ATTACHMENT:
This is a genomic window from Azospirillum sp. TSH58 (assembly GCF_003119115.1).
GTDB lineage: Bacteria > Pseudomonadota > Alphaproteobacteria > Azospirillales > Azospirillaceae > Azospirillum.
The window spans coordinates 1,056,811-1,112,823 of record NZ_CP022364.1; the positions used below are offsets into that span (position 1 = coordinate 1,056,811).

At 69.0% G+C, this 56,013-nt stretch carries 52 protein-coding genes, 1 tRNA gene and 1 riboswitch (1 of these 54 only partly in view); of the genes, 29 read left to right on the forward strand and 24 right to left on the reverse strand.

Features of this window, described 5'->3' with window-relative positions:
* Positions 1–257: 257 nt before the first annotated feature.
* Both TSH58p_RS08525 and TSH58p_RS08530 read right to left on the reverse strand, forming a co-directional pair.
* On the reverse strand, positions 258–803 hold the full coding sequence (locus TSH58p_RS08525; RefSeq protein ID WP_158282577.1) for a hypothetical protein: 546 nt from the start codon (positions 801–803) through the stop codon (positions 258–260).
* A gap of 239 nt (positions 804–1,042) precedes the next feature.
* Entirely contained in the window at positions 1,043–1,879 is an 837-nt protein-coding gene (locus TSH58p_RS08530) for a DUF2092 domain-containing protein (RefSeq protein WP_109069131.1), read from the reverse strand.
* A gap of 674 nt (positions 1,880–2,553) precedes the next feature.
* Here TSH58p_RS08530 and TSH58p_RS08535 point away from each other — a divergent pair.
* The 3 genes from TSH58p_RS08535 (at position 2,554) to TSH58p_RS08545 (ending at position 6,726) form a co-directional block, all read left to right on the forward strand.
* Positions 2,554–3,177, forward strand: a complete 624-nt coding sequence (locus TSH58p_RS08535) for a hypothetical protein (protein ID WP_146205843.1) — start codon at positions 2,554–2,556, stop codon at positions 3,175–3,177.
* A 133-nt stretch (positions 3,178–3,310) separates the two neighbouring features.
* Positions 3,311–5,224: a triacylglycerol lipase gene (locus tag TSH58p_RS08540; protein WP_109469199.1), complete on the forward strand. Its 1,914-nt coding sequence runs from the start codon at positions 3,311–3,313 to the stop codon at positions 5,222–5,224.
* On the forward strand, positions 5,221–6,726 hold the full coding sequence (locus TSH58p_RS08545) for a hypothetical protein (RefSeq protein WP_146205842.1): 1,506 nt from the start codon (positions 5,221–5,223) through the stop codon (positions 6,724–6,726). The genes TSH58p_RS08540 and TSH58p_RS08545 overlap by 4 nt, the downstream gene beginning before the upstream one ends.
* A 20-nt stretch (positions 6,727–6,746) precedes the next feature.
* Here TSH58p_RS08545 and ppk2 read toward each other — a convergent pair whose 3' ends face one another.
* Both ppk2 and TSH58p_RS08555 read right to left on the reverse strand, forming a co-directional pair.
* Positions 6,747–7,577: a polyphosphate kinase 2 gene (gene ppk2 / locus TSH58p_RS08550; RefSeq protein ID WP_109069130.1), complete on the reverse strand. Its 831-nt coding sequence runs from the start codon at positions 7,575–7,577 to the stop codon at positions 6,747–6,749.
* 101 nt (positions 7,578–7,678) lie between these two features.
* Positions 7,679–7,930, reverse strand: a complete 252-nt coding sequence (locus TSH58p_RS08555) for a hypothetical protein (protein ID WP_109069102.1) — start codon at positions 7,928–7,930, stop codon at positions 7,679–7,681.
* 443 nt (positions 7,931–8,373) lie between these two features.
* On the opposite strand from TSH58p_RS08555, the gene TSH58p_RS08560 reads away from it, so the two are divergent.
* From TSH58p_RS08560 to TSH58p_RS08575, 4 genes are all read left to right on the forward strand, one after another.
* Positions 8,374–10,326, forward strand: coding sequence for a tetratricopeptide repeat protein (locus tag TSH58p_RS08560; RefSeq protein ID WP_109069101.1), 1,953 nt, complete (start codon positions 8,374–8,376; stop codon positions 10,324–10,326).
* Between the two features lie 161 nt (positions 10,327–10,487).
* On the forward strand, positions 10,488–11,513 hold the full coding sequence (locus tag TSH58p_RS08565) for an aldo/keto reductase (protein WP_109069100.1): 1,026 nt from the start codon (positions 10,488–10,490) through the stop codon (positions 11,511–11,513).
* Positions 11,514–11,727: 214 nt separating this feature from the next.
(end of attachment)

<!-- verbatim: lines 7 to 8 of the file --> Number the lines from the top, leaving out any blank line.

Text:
* Both TSH58p_RS08525 and TSH58p_RS08530 read right to left on the reverse strand, forming a co-directional pair.
* On the reverse strand, positions 258–803 hold the full coding sequence (locus TSH58p_RS08525; RefSeq protein ID WP_158282577.1) for a hypothetical protein: 546 nt from the start codon (positions 801–803) through the stop codon (positions 258–260).